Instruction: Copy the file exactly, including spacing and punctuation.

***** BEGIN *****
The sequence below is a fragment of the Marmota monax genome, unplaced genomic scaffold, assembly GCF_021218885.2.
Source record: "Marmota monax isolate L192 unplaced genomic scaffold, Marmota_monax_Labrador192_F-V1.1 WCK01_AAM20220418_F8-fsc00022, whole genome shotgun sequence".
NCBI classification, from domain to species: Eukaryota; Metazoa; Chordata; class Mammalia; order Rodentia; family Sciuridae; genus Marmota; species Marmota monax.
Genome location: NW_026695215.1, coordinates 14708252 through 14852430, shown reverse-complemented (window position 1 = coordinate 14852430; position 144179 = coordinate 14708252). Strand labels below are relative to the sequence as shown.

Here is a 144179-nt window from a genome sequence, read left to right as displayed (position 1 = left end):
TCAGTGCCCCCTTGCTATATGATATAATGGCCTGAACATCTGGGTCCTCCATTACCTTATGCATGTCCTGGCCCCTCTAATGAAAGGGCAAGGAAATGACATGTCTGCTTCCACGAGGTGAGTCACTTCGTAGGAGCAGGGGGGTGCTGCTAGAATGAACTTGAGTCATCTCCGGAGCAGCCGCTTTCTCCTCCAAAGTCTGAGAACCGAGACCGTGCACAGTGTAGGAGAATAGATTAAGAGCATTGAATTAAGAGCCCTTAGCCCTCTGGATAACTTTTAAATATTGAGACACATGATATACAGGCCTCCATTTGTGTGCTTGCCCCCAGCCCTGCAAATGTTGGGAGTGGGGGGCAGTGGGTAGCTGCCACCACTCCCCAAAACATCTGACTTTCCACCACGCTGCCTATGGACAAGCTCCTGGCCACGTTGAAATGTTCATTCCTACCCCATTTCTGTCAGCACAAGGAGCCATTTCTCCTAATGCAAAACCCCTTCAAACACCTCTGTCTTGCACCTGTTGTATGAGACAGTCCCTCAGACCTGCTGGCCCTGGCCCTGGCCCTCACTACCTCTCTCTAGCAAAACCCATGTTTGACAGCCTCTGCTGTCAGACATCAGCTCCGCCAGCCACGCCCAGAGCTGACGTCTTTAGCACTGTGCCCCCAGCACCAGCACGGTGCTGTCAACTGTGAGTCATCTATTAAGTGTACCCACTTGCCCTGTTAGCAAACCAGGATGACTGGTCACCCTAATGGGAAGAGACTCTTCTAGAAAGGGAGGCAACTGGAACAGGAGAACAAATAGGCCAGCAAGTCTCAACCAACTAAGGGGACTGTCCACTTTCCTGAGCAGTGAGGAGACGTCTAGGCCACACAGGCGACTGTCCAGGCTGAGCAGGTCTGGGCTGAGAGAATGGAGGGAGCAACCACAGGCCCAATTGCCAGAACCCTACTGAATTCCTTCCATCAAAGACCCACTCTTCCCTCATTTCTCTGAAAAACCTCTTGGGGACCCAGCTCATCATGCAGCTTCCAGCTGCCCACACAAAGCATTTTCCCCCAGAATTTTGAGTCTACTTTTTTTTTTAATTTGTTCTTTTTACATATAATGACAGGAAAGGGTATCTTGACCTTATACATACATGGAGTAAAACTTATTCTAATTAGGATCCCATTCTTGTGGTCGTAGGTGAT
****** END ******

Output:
The sequence below is a fragment of the Marmota monax genome, unplaced genomic scaffold, assembly GCF_021218885.2.
Source record: "Marmota monax isolate L192 unplaced genomic scaffold, Marmota_monax_Labrador192_F-V1.1 WCK01_AAM20220418_F8-fsc00022, whole genome shotgun sequence".
NCBI classification, from domain to species: Eukaryota; Metazoa; Chordata; class Mammalia; order Rodentia; family Sciuridae; genus Marmota; species Marmota monax.
Genome location: NW_026695215.1, coordinates 14708252 through 14852430, shown reverse-complemented (window position 1 = coordinate 14852430; position 144179 = coordinate 14708252). Strand labels below are relative to the sequence as shown.

Here is a 144179-nt window from a genome sequence, read left to right as displayed (position 1 = left end):
TCAGTGCCCCCTTGCTATATGATATAATGGCCTGAACATCTGGGTCCTCCATTACCTTATGCATGTCCTGGCCCCTCTAATGAAAGGGCAAGGAAATGACATGTCTGCTTCCACGAGGTGAGTCACTTCGTAGGAGCAGGGGGGTGCTGCTAGAATGAACTTGAGTCATCTCCGGAGCAGCCGCTTTCTCCTCCAAAGTCTGAGAACCGAGACCGTGCACAGTGTAGGAGAATAGATTAAGAGCATTGAATTAAGAGCCCTTAGCCCTCTGGATAACTTTTAAATATTGAGACACATGATATACAGGCCTCCATTTGTGTGCTTGCCCCCAGCCCTGCAAATGTTGGGAGTGGGGGGCAGTGGGTAGCTGCCACCACTCCCCAAAACATCTGACTTTCCACCACGCTGCCTATGGACAAGCTCCTGGCCACGTTGAAATGTTCATTCCTACCCCATTTCTGTCAGCACAAGGAGCCATTTCTCCTAATGCAAAACCCCTTCAAACACCTCTGTCTTGCACCTGTTGTATGAGACAGTCCCTCAGACCTGCTGGCCCTGGCCCTGGCCCTCACTACCTCTCTCTAGCAAAACCCATGTTTGACAGCCTCTGCTGTCAGACATCAGCTCCGCCAGCCACGCCCAGAGCTGACGTCTTTAGCACTGTGCCCCCAGCACCAGCACGGTGCTGTCAACTGTGAGTCATCTATTAAGTGTACCCACTTGCCCTGTTAGCAAACCAGGATGACTGGTCACCCTAATGGGAAGAGACTCTTCTAGAAAGGGAGGCAACTGGAACAGGAGAACAAATAGGCCAGCAAGTCTCAACCAACTAAGGGGACTGTCCACTTTCCTGAGCAGTGAGGAGACGTCTAGGCCACACAGGCGACTGTCCAGGCTGAGCAGGTCTGGGCTGAGAGAATGGAGGGAGCAACCACAGGCCCAATTGCCAGAACCCTACTGAATTCCTTCCATCAAAGACCCACTCTTCCCTCATTTCTCTGAAAAACCTCTTGGGGACCCAGCTCATCATGCAGCTTCCAGCTGCCCACACAAAGCATTTTCCCCCAGAATTTTGAGTCTACTTTTTTTTTTAATTTGTTCTTTTTACATATAATGACAGGAAAGGGTATCTTGACCTTATACATACATGGAGTAAAACTTATTCTAATTAGGATCCCATTCTTGTGGTCGTAGGTGAT